But the photographs appear extremely similar. In fact, you might be fooled into thinking they're the same photograph—many of the individuals sitting in the photograph are wearing the same clothes. And yet, if you look very closely, some of the girls have their hair up in one but not in the other. And most importantly, Socrates Simonian, the little boy in the front, is wearing white shoes in one photograph; black shoes in another photograph; has a white ribbon in one and not a white ribbon in the other. And most tellingly, seems to have had a haircut sometime between the two photographs, or perhaps he had the haircut first, and then his hair grew. So these are definitely not two photographs taken on the same day. But they are taken in the same space. I would imagine by the same photographer. I would imagine, again, it's a Dildilian photograph. And clearly this is a photographer with whom they had a long relationship, because other family portraits are taken in front of the same background. And yet, the mystery remains—now for the family as well as for me—what is underneath that sheet?
CG [31:41] Each photograph in Gürsel's “Portraits of Unbelonging” tells the story of a family. But there are pieces of a much larger history.
ZG [31:51] Maybe this is a good time to say that this is not just a story of 108 photographs, or about four hundred people. I have documentation, and now names—lists of names of at least four thousand people who went through the terk-i tabiiyet process. Four thousand people whose photographs were taken. So it's still a smaller story within the large story of Ottoman Armenian migration to the United States. But why I think it's very important is it forces us to think about in 1896, when this avenue opens for some people to migrate legally, on the condition that they renounce their nationality and never return to the Ottoman Empire, it doesn't actually stem the flow of people who are leaving “illegally,” right, firari. These people emigrate—hicret. It makes you ask the question, “Who travels under what circumstances?” And it makes sense, perhaps, that a lot of women and children travel “legally” because then they're not navigating smuggler networks or, you know, clandestine modes of crossing borders. They have paperwork that allows them, grants them mobility, but under this very clear—on their passport, it's stamped, they will never return to the Ottoman Empire, never to return to the Ottoman Empire. And so their mobility comes with this anticipated future, not to be able to return.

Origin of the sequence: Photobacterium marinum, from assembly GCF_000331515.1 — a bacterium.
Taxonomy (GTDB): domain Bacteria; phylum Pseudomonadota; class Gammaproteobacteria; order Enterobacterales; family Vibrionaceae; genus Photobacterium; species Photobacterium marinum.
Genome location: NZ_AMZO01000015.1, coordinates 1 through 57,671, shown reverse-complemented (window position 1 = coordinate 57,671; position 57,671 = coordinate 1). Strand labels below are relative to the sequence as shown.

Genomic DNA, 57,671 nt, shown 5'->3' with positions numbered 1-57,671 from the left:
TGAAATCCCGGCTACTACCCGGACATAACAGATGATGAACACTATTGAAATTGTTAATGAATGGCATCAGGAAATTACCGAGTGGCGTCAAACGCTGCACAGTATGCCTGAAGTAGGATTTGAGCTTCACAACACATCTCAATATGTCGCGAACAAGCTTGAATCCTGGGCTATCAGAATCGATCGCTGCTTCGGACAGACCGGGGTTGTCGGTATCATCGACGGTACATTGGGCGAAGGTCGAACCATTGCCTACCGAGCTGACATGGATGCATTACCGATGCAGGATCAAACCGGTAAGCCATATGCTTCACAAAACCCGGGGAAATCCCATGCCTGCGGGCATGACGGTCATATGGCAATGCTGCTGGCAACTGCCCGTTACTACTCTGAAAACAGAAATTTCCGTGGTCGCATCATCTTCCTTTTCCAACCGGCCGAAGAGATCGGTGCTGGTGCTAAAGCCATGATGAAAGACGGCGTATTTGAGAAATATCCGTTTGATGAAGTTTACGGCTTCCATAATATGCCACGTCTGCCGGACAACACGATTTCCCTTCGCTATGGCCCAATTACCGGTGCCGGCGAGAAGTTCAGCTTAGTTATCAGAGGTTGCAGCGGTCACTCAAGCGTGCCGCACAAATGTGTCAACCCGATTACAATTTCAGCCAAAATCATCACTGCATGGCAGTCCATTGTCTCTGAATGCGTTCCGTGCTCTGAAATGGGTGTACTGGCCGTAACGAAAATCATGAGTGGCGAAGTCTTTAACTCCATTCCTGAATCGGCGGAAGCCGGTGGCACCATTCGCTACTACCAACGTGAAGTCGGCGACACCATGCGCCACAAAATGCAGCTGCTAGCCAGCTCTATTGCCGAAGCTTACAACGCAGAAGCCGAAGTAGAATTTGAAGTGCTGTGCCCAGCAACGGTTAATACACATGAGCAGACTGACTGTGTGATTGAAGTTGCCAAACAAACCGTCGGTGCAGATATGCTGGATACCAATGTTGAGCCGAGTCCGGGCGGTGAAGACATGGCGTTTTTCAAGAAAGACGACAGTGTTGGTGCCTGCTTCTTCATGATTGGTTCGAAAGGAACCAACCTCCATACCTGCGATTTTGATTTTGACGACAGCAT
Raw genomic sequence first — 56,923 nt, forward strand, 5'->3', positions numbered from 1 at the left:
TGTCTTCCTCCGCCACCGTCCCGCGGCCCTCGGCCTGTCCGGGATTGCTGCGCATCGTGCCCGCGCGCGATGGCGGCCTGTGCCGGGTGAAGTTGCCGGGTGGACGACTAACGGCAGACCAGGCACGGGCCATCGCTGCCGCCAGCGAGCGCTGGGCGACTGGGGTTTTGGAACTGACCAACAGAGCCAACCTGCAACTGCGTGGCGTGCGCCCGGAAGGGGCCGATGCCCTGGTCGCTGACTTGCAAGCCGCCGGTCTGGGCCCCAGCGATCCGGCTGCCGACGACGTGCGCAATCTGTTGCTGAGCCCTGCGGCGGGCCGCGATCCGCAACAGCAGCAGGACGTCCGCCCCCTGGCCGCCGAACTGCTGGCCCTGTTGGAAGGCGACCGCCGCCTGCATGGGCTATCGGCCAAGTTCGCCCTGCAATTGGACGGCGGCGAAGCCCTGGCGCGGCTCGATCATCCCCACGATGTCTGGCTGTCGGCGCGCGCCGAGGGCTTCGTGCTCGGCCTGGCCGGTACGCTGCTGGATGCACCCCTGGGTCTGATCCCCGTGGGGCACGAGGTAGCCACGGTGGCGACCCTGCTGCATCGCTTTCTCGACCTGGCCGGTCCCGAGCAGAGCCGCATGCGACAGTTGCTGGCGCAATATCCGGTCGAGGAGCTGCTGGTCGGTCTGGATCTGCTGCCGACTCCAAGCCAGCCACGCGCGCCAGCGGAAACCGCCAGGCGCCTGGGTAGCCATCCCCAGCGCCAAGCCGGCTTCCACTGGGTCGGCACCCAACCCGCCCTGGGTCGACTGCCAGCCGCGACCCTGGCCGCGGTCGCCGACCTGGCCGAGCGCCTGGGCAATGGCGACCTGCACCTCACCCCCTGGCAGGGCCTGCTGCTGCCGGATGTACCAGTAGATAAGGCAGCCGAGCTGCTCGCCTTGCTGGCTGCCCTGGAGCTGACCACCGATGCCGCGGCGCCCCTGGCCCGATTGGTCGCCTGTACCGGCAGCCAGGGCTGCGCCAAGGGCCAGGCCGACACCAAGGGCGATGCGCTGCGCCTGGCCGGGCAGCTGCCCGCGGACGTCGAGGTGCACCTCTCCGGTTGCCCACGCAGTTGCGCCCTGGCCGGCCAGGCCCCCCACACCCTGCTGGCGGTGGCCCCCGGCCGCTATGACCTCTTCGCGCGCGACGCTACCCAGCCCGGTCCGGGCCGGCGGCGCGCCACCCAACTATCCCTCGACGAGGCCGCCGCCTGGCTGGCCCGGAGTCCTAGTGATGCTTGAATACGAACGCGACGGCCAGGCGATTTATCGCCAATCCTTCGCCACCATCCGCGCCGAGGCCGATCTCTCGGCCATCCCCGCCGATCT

BD [33:53] Our listeners can look forward to more from Zeynep Gürsel and the “Portraits of Unbelonging” project in the future. Visit our website to learn more.
CG [34:00] And additional thanks to OHP's Editor-in-Chief Sam Dolbee for helping with this script.
BD [34:05] And finally, thanks to you—the listeners of the Ottoman History Podcast and Anthropod for joining in this collaboration. I'm Beth Derderian.
CG [34:13] I'm Chris Gratien.
BD [34:14] That's all for this episode. Join us next time.